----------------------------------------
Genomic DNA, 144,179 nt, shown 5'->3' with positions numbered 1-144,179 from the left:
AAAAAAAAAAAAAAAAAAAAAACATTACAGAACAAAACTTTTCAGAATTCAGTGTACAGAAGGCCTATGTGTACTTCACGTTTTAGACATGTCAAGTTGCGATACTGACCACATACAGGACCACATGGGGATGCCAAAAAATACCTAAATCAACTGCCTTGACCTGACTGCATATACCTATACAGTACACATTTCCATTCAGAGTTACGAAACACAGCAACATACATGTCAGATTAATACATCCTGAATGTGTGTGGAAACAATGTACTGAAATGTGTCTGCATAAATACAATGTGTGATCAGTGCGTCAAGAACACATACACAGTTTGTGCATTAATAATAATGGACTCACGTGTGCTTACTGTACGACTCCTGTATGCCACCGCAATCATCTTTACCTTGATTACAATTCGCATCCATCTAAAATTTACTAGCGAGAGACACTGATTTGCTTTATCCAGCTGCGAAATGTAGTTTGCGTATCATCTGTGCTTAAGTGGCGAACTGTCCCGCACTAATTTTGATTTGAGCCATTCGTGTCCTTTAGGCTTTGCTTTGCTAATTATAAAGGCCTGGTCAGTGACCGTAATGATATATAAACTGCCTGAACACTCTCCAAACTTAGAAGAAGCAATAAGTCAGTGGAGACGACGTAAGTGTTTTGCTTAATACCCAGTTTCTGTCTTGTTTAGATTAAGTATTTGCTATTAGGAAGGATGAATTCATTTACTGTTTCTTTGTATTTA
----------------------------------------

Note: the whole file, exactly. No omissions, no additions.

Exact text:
Genomic DNA, 144,179 nt, shown 5'->3' with positions numbered 1-144,179 from the left:
AAAAAAAAAAAAAAAAAAAAAACATTACAGAACAAAACTTTTCAGAATTCAGTGTACAGAAGGCCTATGTGTACTTCACGTTTTAGACATGTCAAGTTGCGATACTGACCACATACAGGACCACATGGGGATGCCAAAAAATACCTAAATCAACTGCCTTGACCTGACTGCATATACCTATACAGTACACATTTCCATTCAGAGTTACGAAACACAGCAACATACATGTCAGATTAATACATCCTGAATGTGTGTGGAAACAATGTACTGAAATGTGTCTGCATAAATACAATGTGTGATCAGTGCGTCAAGAACACATACACAGTTTGTGCATTAATAATAATGGACTCACGTGTGCTTACTGTACGACTCCTGTATGCCACCGCAATCATCTTTACCTTGATTACAATTCGCATCCATCTAAAATTTACTAGCGAGAGACACTGATTTGCTTTATCCAGCTGCGAAATGTAGTTTGCGTATCATCTGTGCTTAAGTGGCGAACTGTCCCGCACTAATTTTGATTTGAGCCATTCGTGTCCTTTAGGCTTTGCTTTGCTAATTATAAAGGCCTGGTCAGTGACCGTAATGATATATAAACTGCCTGAACACTCTCCAAACTTAGAAGAAGCAATAAGTCAGTGGAGACGACGTAAGTGTTTTGCTTAATACCCAGTTTCTGTCTTGTTTAGATTAAGTATTTGCTATTAGGAAGGATGAATTCATTTACTGTTTCTTTGTATTTA